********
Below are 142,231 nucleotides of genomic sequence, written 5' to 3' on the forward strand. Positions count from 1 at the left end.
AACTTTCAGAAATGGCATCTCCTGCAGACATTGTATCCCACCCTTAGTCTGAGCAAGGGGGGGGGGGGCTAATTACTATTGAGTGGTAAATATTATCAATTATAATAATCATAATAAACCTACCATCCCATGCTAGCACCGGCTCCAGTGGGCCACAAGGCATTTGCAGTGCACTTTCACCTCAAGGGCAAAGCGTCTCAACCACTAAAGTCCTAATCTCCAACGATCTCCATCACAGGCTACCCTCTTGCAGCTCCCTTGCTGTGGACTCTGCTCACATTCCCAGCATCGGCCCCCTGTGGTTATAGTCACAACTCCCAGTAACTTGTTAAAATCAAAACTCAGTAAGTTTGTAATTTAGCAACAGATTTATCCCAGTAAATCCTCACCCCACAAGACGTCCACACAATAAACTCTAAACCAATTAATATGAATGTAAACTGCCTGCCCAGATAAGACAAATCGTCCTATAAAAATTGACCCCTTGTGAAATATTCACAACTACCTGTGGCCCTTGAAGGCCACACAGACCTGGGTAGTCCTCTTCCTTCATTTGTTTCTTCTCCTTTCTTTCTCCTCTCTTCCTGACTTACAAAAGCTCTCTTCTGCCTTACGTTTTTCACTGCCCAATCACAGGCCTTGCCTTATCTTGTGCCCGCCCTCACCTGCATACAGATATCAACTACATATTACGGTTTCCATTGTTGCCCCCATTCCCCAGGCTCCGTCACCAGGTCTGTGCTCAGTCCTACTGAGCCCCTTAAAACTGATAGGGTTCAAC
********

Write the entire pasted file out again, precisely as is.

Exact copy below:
Below are 142,231 nucleotides of genomic sequence, written 5' to 3' on the forward strand. Positions count from 1 at the left end.
AACTTTCAGAAATGGCATCTCCTGCAGACATTGTATCCCACCCTTAGTCTGAGCAAGGGGGGGGGGGGCTAATTACTATTGAGTGGTAAATATTATCAATTATAATAATCATAATAAACCTACCATCCCATGCTAGCACCGGCTCCAGTGGGCCACAAGGCATTTGCAGTGCACTTTCACCTCAAGGGCAAAGCGTCTCAACCACTAAAGTCCTAATCTCCAACGATCTCCATCACAGGCTACCCTCTTGCAGCTCCCTTGCTGTGGACTCTGCTCACATTCCCAGCATCGGCCCCCTGTGGTTATAGTCACAACTCCCAGTAACTTGTTAAAATCAAAACTCAGTAAGTTTGTAATTTAGCAACAGATTTATCCCAGTAAATCCTCACCCCACAAGACGTCCACACAATAAACTCTAAACCAATTAATATGAATGTAAACTGCCTGCCCAGATAAGACAAATCGTCCTATAAAAATTGACCCCTTGTGAAATATTCACAACTACCTGTGGCCCTTGAAGGCCACACAGACCTGGGTAGTCCTCTTCCTTCATTTGTTTCTTCTCCTTTCTTTCTCCTCTCTTCCTGACTTACAAAAGCTCTCTTCTGCCTTACGTTTTTCACTGCCCAATCACAGGCCTTGCCTTATCTTGTGCCCGCCCTCACCTGCATACAGATATCAACTACATATTACGGTTTCCATTGTTGCCCCCATTCCCCAGGCTCCGTCACCAGGTCTGTGCTCAGTCCTACTGAGCCCCTTAAAACTGATAGGGTTCAAC